Forgetting what was happening in the room, Decker lunged forward and slid to his knees, reaching down to grab Samantha’s burned, bolt-shredded jacket and pull her back. Something was odd; the translucent visor she wore was now covered in a radiating series of jagged cracks that surrounded a single, central object: a rail slug embedded in the material. 

Decker’s mouth fell open. Her visor had stopped the slug. Whatever it was made out of, it had stopped it. A new surge of energy, and relief, flooded his limbs.

“Samantha, hey! Hey! Wake up!” Decker shouted. Samantha’s eyes fluttered open, then shut again, a soft moan her only sound. That was confirmation enough. He grabbed her jacket and pulled, dragging her back toward the doorway. Beside them, Eliza was getting to her feet, awkwardly firing her bolt rifle with her organic arm at the Kestrels while her cybernetic one hung loosely by her side.

“Deck, we’re ready to hit the street. Where you at?” Manu said over the comm channel. Decker pulled Samantha through the doorway, her body much lighter than he had expected as it slid along the carpeted floors, her feet catching on bits of scattered wall debris.

“We’re almost out,” Decker shouted into his comm. Next to him, Eliza had her backpack gripped between her chin and chest, right hand rummaging around for something inside while her bolt rifle dangled from its sling over her shoulder.

“Ah, here we go,” she said, still sounding half-drunk from the jolt she’d received. In her hand was the incendiary charge, and it was already armed. She looked to Decker and shrugged, tossing it into the room. “Fire in the hole!” she yelled.

Decker reached down and hooked his hands under Samantha’s arms, hoisting her over his shoulder. In the room, the man Decker assumed was Renic’s partner entered, sleek Imperium bolt rifle in hand. Renic had managed to rise to a knee. His partner rushed forward, firing a few wild shots across the room.

Renic’s eyes locked onto the incendiary charge, it’s ignition lights blinking faster and faster. He yelled, a guttural roar of rage as his partner helped him to his feet, both men making their way out the far door just as Decker, Eliza, and the comatose Samantha cleared the exit and rushed out into the lobby. A flash of light lit the area as a wave of heat overtook them, the incendiary charge a barrier of white-hot inferno between them and Renic. 

The three burst into the parking garage and onto the street. There in front of them, impossibly large and taking up the width of the six ground lanes and nearly the entire block was the Matilda, like Decker had never seen it before, hovering just feet off the ground. The edges of the enormous vessel nearly grazed the buildings Manu was so carefully lowering it down between, several streetside poles crushed beneath its mass like insignificant metal saplings. This time, the sight of his ship did bring an actual tear to Decker’s eye.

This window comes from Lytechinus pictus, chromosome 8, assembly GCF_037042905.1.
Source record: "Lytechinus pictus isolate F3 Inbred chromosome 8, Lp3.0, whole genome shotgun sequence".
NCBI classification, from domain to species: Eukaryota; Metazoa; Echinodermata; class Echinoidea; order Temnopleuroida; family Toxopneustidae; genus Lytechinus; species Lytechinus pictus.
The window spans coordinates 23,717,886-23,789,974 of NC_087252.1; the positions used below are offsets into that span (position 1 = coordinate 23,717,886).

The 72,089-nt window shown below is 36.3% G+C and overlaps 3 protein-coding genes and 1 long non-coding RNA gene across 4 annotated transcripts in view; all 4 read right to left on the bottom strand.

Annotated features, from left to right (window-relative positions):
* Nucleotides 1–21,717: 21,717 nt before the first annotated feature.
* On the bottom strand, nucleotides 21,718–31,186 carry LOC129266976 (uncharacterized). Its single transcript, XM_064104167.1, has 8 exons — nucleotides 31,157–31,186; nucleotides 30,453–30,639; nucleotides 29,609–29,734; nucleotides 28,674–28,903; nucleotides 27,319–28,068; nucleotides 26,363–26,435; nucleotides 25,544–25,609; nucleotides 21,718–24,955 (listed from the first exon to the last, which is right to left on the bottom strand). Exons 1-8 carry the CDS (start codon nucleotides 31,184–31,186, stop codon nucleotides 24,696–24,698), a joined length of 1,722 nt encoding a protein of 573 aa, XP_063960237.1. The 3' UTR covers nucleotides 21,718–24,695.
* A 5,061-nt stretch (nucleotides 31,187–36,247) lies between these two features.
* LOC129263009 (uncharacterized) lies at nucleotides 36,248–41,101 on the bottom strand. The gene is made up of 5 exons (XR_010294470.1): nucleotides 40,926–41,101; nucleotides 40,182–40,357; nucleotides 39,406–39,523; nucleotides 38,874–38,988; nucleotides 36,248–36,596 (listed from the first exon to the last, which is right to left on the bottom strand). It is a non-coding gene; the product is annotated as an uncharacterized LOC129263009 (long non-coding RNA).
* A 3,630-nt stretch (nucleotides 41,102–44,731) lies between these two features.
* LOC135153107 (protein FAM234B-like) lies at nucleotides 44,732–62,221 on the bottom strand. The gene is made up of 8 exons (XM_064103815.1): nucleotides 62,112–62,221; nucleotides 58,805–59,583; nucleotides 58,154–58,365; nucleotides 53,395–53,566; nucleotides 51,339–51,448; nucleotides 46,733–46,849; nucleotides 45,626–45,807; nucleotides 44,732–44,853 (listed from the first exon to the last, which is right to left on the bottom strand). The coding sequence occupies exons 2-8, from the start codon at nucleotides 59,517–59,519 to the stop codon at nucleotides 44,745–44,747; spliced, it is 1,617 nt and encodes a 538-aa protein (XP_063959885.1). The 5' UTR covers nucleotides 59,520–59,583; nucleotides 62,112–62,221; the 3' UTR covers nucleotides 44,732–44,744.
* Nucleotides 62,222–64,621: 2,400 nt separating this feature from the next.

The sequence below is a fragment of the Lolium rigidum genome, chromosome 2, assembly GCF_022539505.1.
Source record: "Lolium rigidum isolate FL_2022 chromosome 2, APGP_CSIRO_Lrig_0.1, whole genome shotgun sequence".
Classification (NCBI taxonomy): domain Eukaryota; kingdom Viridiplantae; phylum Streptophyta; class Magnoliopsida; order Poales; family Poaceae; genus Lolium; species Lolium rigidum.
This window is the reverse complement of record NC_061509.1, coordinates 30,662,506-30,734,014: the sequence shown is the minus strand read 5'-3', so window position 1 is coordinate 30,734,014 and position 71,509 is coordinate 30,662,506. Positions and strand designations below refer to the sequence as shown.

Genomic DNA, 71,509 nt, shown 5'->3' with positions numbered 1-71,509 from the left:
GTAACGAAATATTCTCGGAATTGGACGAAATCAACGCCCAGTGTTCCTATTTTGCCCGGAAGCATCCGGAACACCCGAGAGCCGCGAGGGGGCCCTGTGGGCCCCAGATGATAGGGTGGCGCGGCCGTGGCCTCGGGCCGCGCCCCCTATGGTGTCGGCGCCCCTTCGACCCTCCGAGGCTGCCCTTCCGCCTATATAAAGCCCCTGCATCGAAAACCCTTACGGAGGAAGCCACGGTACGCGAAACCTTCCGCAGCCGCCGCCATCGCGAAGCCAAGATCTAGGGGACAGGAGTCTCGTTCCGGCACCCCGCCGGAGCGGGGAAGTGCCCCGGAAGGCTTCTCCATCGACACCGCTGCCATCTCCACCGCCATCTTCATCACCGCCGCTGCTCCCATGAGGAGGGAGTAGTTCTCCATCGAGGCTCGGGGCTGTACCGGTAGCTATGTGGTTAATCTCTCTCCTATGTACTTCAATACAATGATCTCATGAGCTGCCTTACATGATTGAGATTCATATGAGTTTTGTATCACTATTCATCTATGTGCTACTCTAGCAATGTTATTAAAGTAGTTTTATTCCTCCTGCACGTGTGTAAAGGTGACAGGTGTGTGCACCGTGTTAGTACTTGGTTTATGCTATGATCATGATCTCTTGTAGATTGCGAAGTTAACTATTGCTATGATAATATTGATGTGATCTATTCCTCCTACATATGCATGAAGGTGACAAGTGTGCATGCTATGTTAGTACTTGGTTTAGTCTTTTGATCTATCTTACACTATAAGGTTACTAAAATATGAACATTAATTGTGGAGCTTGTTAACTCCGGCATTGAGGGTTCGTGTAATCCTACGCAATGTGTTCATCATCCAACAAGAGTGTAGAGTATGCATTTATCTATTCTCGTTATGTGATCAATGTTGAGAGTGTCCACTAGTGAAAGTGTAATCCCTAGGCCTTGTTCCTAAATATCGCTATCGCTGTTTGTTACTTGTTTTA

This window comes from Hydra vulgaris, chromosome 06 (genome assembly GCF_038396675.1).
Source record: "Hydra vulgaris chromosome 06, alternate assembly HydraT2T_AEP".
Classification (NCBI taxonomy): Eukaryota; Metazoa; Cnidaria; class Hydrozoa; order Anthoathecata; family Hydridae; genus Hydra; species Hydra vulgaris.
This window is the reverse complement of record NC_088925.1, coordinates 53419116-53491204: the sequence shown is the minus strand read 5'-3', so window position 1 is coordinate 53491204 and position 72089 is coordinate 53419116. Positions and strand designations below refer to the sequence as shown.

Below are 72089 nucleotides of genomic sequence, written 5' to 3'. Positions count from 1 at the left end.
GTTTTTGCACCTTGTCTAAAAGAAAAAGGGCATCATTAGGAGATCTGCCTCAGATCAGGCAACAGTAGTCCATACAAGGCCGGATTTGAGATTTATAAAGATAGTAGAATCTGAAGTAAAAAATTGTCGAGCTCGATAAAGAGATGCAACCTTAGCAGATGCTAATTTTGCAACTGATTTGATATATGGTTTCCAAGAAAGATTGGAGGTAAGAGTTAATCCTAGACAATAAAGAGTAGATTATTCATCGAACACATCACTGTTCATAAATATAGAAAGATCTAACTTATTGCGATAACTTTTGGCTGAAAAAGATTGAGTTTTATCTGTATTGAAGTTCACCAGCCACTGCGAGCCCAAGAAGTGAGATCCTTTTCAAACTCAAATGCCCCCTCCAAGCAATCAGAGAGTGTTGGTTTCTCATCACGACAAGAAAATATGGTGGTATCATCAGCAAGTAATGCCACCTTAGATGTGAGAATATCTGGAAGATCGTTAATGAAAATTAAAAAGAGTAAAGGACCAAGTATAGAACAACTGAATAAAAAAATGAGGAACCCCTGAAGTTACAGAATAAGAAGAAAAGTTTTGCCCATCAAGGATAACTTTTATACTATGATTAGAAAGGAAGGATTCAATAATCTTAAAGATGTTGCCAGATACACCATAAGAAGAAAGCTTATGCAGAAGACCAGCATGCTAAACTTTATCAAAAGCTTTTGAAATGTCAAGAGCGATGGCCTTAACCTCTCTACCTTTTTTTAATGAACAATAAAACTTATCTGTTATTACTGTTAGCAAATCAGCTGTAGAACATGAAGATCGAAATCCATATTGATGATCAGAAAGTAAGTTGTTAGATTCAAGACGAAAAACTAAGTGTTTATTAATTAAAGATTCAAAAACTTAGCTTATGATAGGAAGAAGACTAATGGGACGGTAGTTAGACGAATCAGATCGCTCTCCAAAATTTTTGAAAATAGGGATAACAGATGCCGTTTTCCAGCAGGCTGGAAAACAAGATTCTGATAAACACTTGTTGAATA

The Matilda’s stabilizers flared to life, stopping the massive ship just feet above the ground before the nacelles went dark. The Matilda fell the remaining distance and crashed to the pavement below, the shockwave nearly lifting Decker off the ground.

The rear gangway hatch flew open. Heavy appeared in the opening, shoulder-mounted bolt cannon—one that Decker had never seen before—aimed at the space behind them.

“Climb on. I’ve got you covered,” Heavy shouted. Decker surged forward, Eliza at his side, Samantha still limp. Heavy swept back and forth with the enormous weapon, eyes narrowed on the parking garage and building. The sound of frantic boots striking the gangway rang out, and in a matter of seconds, they were inside.

Heavy slammed the gangway shut, then jammed his hand against the intercom. “They’re in, Manu. Run the sequence I prepared.” Heavy looked to Decker, eyes wide with concern. “You’re going to want to hang on. This ascent is like nothing we’ve ever tried.”

Heavy stepped across the narrow platform and lifted Samantha from Decker’s shoulder, her already undersized frame looking like a child cradled in his arms. Decker fell to the metal floor, unable to speak, finding a length of conduit to hold on to for support. Next to him, Eliza had also collapsed, her breathing ragged, electricity burns visible on her clothes.

The Matilda began to rumble, the surge of upward momentum pressing them into the metal floor. The rumbling grew and grew. All they could do was hope they made it to the jump point before Renic, Senali Orbital Patrol, or the Red Kestrels shot the Matilda out of the sky for good.

“Deck… we were listening on the channel, but… what happened? Who was that in there that did this,” Heavy dipped his chin toward Samantha, voice low beneath the ever-increasing rumble, “to her?”

Decker looked at Eliza, her face sullen and slack. Then he looked at Samantha, unconscious but alive, rail slug still sticking out of her visor. Any surge of energy he’d felt was now gone, his body hollow, succumbing to the g-forces that pressed him into the cold, metal floor.

Decker had been okay with making enemies with the Kestrels, and the Imperium had never been a friend to begin with. But knowing that Renic Tau, a man he had learned to truly fear, would now consider him an enemy… there was not enough nether in the sector to ease that troubled thought.

“Hev… I…” Decker sighed. “I think we’re positively—,”

The rumbling clamor of the Matilda surging through the atmosphere swallowed Decker’s final, bitter curse.